The last step was finding an insurer. Again, the product’s relative newness on the market presented a problem. Also, the Kanaans brewing out of their home kitchen, despite the fact that the kitchen is certified by the Michigan Department of Agriculture, caused concern among insurers. Five insurance companies later, Lansing-based Lyman and Sheets, which has experience working with smaller specialty foods and beverage companies, took on Unity Vibration.
While the Kanaans largely handled the distribution prior to kombucha tea’s reclassification, the couple sees benefits in an alcohol distributor pushing the product statewide.
Tarek Kanaan described Imperial Beverage as “open-minded” and said he’s pleased to be involved with the company, which won an industry award for being the best craft beer distributor in the nation.
“They understand what we’re making, and they appreciate what we are doing,” Rachel Kanaan said.
Prior to the reclassification, Unity Vibration was selling roughly 80 cases of 12 bottles monthly. One 25-ounce bottle fetched between $8 and $10 on the store shelves, and a case went for $66, meaning they were grossing $5,200 monthly.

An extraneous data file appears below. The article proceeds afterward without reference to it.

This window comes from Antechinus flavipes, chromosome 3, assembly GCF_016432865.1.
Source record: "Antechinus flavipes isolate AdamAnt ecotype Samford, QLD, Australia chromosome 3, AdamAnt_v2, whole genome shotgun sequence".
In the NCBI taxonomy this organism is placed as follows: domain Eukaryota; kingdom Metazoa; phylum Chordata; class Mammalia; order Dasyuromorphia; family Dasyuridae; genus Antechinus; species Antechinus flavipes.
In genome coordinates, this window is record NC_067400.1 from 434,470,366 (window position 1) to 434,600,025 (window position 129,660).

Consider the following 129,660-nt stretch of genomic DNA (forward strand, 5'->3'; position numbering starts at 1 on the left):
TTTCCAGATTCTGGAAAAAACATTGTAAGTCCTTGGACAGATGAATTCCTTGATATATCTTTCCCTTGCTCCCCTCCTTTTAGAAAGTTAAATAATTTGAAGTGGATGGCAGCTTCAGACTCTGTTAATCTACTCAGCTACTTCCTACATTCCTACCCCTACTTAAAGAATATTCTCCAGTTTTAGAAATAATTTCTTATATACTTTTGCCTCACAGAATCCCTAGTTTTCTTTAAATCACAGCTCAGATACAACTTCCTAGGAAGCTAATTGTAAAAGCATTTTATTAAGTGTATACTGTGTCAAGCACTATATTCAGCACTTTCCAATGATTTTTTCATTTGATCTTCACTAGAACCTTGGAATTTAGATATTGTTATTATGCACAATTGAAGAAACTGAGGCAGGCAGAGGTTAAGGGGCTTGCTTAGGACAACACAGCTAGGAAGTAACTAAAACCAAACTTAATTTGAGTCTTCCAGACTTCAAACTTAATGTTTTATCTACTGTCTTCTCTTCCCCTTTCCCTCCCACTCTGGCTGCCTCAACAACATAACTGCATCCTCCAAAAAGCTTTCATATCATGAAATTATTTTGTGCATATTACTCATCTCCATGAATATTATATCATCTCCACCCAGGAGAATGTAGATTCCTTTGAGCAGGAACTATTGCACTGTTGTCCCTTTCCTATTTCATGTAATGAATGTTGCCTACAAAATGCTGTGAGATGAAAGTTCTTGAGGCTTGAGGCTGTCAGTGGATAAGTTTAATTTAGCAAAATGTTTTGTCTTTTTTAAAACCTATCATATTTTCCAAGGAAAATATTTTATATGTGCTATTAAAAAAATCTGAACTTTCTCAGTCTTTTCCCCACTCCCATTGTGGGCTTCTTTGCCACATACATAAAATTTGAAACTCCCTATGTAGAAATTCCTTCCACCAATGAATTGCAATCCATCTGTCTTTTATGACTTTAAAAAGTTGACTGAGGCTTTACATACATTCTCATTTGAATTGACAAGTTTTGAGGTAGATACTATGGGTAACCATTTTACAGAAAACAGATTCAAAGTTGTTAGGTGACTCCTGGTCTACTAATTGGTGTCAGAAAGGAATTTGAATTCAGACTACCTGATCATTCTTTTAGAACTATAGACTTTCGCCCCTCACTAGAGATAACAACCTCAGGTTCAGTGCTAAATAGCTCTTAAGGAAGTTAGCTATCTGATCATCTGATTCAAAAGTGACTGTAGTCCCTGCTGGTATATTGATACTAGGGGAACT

Already, Imperial has bought 150 cases and is ready for more next month. Locally, the Ypsilanti food Co-Op, Plum Market, Wine Cellar and Arbor Farms stock or will soon stock the tea.
Tarek Kanaan said Imperial employs roughly 50 sales people statewide, and the Kanaans will soon make their presentation to the company’s salespersons to help them better understand kombucha tea and what sets Unity Vibration apart from others.
Specifically, some companies chose to get around the regulatory issues by “de-alcoholizing” the drink. But that, the Kanaans say, means the drink is no longer truly kombucha tea because it changes the flavor, texture and drains the drink of beneficial elements.
That’s why they opted to continue producing authentic kombucha tea.
“I feel good about (not changing the recipe),” Tarek Kanaan said. “It’s something we believe in and we didn’t compromise our values. There’s no other way for us to do it. I can’t imagine really changing.”